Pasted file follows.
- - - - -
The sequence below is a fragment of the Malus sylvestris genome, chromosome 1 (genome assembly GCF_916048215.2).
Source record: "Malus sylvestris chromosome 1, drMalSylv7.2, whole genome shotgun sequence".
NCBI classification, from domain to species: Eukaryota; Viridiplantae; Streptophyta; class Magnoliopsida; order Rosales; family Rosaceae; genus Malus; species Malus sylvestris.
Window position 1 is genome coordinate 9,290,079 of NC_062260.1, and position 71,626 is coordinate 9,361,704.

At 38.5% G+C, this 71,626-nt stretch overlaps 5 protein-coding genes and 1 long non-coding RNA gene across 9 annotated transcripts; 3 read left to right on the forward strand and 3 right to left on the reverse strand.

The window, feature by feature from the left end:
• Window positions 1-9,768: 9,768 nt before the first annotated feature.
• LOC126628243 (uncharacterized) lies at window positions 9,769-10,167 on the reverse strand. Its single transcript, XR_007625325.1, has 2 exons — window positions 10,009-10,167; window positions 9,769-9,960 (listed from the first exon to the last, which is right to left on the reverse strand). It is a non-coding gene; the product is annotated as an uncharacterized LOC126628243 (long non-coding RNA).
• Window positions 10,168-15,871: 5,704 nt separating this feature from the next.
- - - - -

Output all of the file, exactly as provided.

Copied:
The sequence below is a fragment of the Malus sylvestris genome, chromosome 1 (genome assembly GCF_916048215.2).
Source record: "Malus sylvestris chromosome 1, drMalSylv7.2, whole genome shotgun sequence".
NCBI classification, from domain to species: Eukaryota; Viridiplantae; Streptophyta; class Magnoliopsida; order Rosales; family Rosaceae; genus Malus; species Malus sylvestris.
Window position 1 is genome coordinate 9,290,079 of NC_062260.1, and position 71,626 is coordinate 9,361,704.

At 38.5% G+C, this 71,626-nt stretch overlaps 5 protein-coding genes and 1 long non-coding RNA gene across 9 annotated transcripts; 3 read left to right on the forward strand and 3 right to left on the reverse strand.

The window, feature by feature from the left end:
• Window positions 1-9,768: 9,768 nt before the first annotated feature.
• LOC126628243 (uncharacterized) lies at window positions 9,769-10,167 on the reverse strand. Its single transcript, XR_007625325.1, has 2 exons — window positions 10,009-10,167; window positions 9,769-9,960 (listed from the first exon to the last, which is right to left on the reverse strand). It is a non-coding gene; the product is annotated as an uncharacterized LOC126628243 (long non-coding RNA).
• Window positions 10,168-15,871: 5,704 nt separating this feature from the next.